I'd prefer to see an Apple TV in another year; Much prefer to see 3rd party Siri services, improved Siri performance, and a wider Siri roll-out among apple devices this year.


Facebook's road to payment supremacy will have a few potholes

Something a lot of people assume is that Facebook will eventually go into payment processing as an extension of managing your online identity. I personally think that would be cool. There's just one minor catch (nothing major over the long term) that might trip them up over the short term: Facebook Credits.

The idea was cool and it's a money-maker for Facebook accounting for some 10% of their revenues. But in order to go forward with any kind of payment processing, they will need to take a much smaller cut of the payment than the current Facebook Credits 30% cut.

If Facebook goes this route and offers something between a 2.5-5% transaction fee for purchases via Facebook Connect, there are two ways they can do this: If they simultaneously lower the Facebook Credits cut to 2.5-5% they will drop a large chunk of revenue going forward. Yes, in exchange for larger revenue returns over time, but in the short-term it looks like money being left on the table and may instill doubt in shareholders minds.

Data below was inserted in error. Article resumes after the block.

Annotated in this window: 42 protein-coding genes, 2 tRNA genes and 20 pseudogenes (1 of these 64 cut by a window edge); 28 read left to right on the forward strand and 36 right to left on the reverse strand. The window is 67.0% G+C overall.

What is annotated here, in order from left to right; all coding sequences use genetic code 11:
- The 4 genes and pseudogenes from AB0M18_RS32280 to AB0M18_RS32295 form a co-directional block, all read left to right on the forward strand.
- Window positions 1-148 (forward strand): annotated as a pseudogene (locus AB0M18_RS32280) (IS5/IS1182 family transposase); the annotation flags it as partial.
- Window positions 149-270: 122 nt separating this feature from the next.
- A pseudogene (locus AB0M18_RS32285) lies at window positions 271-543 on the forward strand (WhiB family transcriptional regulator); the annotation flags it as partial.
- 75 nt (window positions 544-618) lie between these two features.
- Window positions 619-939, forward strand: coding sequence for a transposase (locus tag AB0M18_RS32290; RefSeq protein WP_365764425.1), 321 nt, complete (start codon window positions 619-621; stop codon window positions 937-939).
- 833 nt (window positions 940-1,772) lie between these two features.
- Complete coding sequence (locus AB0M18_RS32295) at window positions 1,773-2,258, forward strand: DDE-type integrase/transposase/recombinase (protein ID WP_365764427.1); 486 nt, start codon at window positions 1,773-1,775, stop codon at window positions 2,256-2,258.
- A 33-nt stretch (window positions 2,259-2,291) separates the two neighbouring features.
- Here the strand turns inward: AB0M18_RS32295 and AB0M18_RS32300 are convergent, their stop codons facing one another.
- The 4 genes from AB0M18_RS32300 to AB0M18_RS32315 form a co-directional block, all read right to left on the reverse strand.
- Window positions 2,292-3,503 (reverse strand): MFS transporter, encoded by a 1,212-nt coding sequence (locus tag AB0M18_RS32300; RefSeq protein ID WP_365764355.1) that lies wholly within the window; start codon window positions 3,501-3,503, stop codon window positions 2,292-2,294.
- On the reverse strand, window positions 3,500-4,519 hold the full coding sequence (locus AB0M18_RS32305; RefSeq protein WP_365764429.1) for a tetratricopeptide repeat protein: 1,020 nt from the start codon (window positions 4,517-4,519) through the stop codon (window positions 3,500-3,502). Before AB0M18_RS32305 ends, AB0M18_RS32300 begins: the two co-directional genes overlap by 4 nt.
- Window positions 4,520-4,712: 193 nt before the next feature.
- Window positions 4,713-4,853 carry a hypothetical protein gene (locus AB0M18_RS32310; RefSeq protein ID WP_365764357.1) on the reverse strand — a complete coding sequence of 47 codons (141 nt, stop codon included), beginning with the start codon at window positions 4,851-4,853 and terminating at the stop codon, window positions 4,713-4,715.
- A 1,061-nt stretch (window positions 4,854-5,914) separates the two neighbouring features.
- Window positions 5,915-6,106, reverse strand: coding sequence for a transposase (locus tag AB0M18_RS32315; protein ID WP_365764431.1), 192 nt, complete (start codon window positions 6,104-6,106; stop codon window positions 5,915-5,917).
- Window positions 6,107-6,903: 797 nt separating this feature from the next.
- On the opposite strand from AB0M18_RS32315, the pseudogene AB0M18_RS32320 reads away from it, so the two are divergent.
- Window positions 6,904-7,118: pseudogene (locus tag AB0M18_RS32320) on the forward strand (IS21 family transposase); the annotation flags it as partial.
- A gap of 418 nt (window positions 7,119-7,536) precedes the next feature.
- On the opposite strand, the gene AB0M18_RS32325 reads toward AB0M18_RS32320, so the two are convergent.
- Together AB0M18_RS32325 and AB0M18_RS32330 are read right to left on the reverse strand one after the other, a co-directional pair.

The other option is to keep Facebook Credits at the 30% cut and risk alienating that revenue source by pushing Zynga and its ilk to find a way to live without Facebook. (That nearly happened when the 30% Facebook Credit tax was originally instated, but this would be even more of a slap to the face, taking a 5% cut from retailers and a 30% cut from social gaming apps.)

They can definitely pull either strategy off, given time, but it'll be interesting to see which way they go on the issue, and how they spin it to make sure everyone is happy with their decision.